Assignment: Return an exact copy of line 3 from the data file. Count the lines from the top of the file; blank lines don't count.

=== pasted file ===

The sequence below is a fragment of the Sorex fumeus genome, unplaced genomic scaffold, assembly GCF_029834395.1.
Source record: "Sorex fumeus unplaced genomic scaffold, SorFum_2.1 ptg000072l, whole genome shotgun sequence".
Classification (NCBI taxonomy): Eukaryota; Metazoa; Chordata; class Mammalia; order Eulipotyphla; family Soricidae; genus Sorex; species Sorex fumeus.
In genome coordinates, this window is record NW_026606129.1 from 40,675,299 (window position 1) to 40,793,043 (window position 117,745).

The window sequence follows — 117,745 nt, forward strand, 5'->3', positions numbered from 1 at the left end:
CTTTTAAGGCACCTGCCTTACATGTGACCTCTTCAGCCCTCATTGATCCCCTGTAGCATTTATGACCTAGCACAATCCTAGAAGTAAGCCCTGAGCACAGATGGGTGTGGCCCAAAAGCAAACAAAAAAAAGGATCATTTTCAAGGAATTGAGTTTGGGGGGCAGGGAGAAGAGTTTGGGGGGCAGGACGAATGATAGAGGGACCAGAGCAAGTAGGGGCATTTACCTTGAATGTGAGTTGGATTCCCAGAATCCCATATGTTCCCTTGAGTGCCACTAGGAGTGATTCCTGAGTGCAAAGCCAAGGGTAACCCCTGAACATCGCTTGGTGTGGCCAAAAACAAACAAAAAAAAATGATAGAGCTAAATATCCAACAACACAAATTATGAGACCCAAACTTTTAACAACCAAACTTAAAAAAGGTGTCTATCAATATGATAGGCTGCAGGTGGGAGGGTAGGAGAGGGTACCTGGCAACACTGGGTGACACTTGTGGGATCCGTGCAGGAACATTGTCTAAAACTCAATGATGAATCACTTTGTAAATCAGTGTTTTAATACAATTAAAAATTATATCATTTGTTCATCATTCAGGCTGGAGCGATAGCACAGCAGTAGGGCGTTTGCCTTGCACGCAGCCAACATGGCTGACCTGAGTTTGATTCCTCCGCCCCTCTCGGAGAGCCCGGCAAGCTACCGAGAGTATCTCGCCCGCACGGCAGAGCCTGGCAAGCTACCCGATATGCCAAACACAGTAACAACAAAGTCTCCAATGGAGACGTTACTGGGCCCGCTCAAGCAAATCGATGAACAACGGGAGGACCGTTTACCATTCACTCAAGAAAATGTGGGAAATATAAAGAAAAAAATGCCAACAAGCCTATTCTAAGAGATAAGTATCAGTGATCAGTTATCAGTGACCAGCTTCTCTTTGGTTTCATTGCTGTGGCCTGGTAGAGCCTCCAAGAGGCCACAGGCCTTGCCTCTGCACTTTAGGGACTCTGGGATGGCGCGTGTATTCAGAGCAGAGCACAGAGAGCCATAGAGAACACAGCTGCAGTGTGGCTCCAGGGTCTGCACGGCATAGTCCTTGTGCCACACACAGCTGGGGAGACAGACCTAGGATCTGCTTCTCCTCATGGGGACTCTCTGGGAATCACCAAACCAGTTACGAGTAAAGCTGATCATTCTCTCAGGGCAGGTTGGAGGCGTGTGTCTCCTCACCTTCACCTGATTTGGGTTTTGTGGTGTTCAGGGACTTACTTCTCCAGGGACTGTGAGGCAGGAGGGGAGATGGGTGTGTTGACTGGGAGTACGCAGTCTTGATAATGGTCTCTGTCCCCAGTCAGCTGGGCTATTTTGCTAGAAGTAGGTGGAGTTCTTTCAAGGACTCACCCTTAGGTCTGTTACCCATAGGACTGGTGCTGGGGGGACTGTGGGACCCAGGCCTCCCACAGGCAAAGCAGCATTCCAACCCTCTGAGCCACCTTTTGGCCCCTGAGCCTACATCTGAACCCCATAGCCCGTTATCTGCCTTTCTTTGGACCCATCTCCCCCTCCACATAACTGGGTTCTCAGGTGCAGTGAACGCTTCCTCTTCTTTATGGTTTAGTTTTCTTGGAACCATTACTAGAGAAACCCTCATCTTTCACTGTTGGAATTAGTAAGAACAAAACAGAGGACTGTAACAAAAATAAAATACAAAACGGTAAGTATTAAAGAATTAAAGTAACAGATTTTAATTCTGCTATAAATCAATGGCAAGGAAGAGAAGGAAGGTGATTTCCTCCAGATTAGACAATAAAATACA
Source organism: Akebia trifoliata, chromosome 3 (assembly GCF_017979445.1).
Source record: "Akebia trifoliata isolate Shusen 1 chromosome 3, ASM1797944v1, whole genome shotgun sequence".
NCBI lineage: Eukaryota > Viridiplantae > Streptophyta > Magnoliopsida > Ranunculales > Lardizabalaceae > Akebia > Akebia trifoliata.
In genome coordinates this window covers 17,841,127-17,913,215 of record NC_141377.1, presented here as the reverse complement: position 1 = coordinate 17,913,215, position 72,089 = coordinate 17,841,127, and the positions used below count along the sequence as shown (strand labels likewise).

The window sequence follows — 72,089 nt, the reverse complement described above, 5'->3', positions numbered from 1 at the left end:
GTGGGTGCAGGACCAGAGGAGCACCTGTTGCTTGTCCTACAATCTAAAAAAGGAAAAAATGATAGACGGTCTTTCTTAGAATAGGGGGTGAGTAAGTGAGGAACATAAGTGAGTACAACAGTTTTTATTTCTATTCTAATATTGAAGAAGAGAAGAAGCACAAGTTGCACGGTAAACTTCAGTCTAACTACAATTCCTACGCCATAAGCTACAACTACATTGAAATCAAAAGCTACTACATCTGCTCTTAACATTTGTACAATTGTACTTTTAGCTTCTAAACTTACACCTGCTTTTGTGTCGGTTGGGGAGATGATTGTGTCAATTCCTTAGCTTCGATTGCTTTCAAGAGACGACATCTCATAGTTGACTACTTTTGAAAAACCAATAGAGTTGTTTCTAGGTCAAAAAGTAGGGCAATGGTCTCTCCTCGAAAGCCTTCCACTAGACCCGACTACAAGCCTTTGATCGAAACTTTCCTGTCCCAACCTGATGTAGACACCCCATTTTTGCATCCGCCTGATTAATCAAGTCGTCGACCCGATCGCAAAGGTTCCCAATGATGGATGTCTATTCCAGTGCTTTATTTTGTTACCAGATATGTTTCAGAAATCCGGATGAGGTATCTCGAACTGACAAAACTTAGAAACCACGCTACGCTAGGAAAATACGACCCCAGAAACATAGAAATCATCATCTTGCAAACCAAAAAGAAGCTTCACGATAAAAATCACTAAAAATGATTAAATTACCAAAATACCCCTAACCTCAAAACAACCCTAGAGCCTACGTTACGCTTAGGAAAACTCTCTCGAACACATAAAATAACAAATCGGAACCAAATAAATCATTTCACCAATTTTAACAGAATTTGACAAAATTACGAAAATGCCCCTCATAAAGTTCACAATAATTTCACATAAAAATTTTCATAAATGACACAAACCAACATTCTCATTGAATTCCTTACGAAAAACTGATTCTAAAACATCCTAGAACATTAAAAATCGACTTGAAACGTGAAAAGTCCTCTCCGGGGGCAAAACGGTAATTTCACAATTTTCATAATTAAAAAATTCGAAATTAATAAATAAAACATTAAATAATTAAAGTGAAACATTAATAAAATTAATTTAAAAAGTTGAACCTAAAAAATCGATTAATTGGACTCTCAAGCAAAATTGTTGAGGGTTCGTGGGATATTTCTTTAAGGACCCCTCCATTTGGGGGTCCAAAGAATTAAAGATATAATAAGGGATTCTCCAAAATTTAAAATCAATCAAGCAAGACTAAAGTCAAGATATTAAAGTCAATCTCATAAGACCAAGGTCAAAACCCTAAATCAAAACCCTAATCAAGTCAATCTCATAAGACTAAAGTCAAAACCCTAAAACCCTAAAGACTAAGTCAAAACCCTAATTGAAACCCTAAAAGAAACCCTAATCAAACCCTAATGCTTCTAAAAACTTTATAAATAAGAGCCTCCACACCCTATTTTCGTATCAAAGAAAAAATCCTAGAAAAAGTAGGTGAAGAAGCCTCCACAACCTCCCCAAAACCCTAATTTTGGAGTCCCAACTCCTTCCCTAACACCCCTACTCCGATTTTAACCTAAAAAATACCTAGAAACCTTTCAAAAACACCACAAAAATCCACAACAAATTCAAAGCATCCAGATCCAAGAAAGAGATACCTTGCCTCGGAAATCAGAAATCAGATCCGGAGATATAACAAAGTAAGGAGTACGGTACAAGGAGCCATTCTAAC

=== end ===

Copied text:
Classification (NCBI taxonomy): Eukaryota; Metazoa; Chordata; class Mammalia; order Eulipotyphla; family Soricidae; genus Sorex; species Sorex fumeus.